Hard Defining Christmas? Start with PEOPLE!

Dear Reader:

Isn’t there a different feeling when you receive a gift at Christmas from a friend or family member who is excited about you opening it or acknowledging something that serves as a happy memory or adventure…perhaps a shared interest over the years? Perhaps it is a gift that will come in handy for certain occasions arising in the future for the recipient. In other words…one feels the joy and thought behind the gift!

Such a difference than something that feels more like a check-off item.

If I am being honest…I must admit that I usually fall into both categories in the giving department…I start out better than I end up…suddenly remembering someone at the 11th hour and making a mad dash to find something to give. I would imagine I am not alone in these holiday scenarios.

Outside of children and grandchildren-most of whom want the latest “hot” item in toy stores…young, middle, and older adults offer more flexibility and creativity in “gifting” time together.

One idea that popped into my head yesterday (that I am writing down so I won’t forget it by next year) is to offer a cute invitation card to a cousin, family member, nephew, niece, friend, etc. explaining that with all the craziness at Christmas…they get to fill out the Pop-Up Christmas Day card they were given.

The recipient gets to keep the card until he/she is ready to spend some time with the “benefactor” …a day that perhaps includes lunch, a “gift” of an adventure (perhaps just a walk in the park) a movie…or simply finding a bench on which to talk and catch up.

*The recipient must call, text, or email in advance so both “parties” find a suitable time and then have a “Pop-Up Christmas Day” together.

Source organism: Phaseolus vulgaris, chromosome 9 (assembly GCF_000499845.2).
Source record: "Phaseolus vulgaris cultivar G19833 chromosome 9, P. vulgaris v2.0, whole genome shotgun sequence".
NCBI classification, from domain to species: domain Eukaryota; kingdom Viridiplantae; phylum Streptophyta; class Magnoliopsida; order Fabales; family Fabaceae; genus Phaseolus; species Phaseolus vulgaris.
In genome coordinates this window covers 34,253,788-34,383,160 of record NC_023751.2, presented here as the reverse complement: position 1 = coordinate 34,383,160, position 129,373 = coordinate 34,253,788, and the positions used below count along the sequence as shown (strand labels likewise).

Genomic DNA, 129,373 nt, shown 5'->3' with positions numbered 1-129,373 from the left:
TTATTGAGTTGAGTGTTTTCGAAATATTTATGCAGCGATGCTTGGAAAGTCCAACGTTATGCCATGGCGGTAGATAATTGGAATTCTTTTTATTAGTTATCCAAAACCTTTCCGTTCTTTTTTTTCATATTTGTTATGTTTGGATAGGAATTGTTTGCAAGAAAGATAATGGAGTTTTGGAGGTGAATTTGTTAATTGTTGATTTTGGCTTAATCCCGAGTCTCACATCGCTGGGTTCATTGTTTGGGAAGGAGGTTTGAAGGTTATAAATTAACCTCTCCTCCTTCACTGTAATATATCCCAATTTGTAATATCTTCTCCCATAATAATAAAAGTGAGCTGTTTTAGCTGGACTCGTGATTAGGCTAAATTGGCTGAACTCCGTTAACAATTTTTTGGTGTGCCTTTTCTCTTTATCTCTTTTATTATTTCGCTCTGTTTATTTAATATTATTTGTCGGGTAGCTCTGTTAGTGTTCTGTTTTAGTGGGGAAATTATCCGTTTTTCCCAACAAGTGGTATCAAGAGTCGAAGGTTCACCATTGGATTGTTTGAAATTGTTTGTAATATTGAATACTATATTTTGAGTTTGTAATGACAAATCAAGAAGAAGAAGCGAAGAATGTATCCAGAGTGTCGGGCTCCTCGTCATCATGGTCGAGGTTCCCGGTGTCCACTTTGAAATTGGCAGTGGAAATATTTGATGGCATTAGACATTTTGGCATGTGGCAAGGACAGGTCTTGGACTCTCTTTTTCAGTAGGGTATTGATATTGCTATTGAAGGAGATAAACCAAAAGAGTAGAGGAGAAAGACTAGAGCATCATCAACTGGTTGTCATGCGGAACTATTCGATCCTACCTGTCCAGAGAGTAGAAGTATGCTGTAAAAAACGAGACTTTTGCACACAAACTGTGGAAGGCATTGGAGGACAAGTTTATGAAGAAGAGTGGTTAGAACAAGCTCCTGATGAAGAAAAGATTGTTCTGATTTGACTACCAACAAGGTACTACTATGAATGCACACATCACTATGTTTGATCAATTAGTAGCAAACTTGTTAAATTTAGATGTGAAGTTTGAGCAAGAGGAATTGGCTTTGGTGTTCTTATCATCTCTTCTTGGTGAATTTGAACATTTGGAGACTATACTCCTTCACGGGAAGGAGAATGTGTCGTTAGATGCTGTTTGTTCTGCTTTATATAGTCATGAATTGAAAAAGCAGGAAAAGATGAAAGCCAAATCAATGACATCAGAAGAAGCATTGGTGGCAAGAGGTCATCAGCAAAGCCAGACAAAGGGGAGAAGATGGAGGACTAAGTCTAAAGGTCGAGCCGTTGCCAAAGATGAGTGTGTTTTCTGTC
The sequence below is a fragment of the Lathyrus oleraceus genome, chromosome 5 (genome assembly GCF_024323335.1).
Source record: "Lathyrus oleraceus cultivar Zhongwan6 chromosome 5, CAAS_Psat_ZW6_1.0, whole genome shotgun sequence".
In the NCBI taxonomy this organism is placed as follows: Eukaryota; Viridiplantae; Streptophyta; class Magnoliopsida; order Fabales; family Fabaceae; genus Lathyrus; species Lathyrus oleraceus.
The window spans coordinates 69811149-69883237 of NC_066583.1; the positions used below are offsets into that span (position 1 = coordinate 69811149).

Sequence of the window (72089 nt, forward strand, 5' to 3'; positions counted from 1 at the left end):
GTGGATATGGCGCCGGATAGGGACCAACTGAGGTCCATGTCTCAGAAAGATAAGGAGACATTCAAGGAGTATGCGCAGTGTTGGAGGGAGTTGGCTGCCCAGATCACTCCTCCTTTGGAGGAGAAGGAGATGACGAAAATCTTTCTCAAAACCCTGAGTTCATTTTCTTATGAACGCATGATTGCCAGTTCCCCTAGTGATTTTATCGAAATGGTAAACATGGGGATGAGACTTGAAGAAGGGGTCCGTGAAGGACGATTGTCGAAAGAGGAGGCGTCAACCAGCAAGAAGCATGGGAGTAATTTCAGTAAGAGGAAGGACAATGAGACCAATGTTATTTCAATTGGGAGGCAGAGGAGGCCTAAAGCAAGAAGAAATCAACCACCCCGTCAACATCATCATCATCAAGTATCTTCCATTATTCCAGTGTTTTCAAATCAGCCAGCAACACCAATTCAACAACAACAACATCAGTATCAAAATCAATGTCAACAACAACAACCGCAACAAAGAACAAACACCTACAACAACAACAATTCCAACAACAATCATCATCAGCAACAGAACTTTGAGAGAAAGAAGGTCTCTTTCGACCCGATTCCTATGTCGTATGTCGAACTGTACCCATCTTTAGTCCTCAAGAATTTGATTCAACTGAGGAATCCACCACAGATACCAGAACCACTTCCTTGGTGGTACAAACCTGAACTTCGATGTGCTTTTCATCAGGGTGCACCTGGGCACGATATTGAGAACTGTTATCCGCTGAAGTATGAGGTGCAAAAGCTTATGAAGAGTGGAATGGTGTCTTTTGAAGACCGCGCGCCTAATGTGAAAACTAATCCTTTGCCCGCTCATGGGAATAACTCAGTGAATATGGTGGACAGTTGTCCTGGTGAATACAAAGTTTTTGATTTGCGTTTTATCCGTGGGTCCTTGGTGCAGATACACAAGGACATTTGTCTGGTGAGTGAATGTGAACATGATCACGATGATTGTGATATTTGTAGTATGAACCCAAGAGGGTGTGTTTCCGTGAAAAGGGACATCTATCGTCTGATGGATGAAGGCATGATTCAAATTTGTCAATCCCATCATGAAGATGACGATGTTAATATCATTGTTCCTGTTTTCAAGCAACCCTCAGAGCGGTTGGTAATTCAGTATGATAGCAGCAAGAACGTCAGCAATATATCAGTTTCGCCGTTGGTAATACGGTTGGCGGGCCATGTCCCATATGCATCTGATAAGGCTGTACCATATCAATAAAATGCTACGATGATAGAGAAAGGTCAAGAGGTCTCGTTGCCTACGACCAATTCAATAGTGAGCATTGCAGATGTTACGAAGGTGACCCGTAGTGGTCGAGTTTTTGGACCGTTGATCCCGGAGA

Wouldn’t we all enjoy that more than trying to crowd in one more event over the holidays when most people are exhausted and ready to drop from fatigue?

Note to self: Start working on this idea and other creative holiday endeavors in time to share and send out next Christmas. Christmas is all about relationships…and during the holidays memories from the past tend to flood our present thoughts…too late we wish we had done something different. So …let’s just do it.

*If you have family traditions or creative ideas for giving that de-stresses the time factor in the holidays…please share with us so we can all enjoy being around the people who helped us simply “be.” As Fred Rogers emphasized…”All of us are a giver and a receiver”…and both roles are needed in life to give love and receive it …this important cycle keeps the world turning.

So until tomorrow….Any gift that re-enforces the universal belief of love and acceptance for everyone… is the best gift of all. Remember:

We all want love and acceptance

“No matter who you are or where you are, love is a feeling that we all want to experience. Feeling loved validates us and helps us to feel important. Whenever you don’t understand someone or feel detached from them, remind yourself that they too, just like you, want to be loved and accepted. I have never met anyone who disagrees with this life truth.”

“Today is my favorite day”  Winnie the Pooh

* This is why teachers teach…I heard back from my former student Evans Townsend yesterday…..The perfect gift!

You made my day! Thank you so much! I’m so glad you like the lantern. I read your blog post and was so surprised to see that you had mentioned me. You are so awesome & a blessing. You & yours have a fantastic Christmas & New Year. 

* One correction- You made my day Evans! 🙂 Your Appreciative Teacher and friend

 

 

 

 

About Becky Dingle

I was born a Tarheel but ended up a Sandlapper. My grandparents were cotton farmers in Laurens, South Carolina and it was in my grandmother’s house that my love of storytelling began beside an old Franklin stove. When I graduated from Laurens High School, I attended Erskine College (Due West of what?) and would later get my Masters Degree in Education/Social Studies from Charleston Southern. I am presently an adjunct professor/clinical supervisor at CSU and have also taught at the College of Charleston. For 28 years I taught Social Studies through storytelling. My philosophy matched Rudyard Kipling’s quote: “If history were taught in the form of stories, it would never be forgotten.” Today I still spread this message through workshops and presentations throughout the state. The secret of success in teaching social studies is always in the story. I want to keep learning and being surprised by life…it is the greatest teacher. Like Kermit said, “When you’re green you grow, when you’re ripe you rot.”
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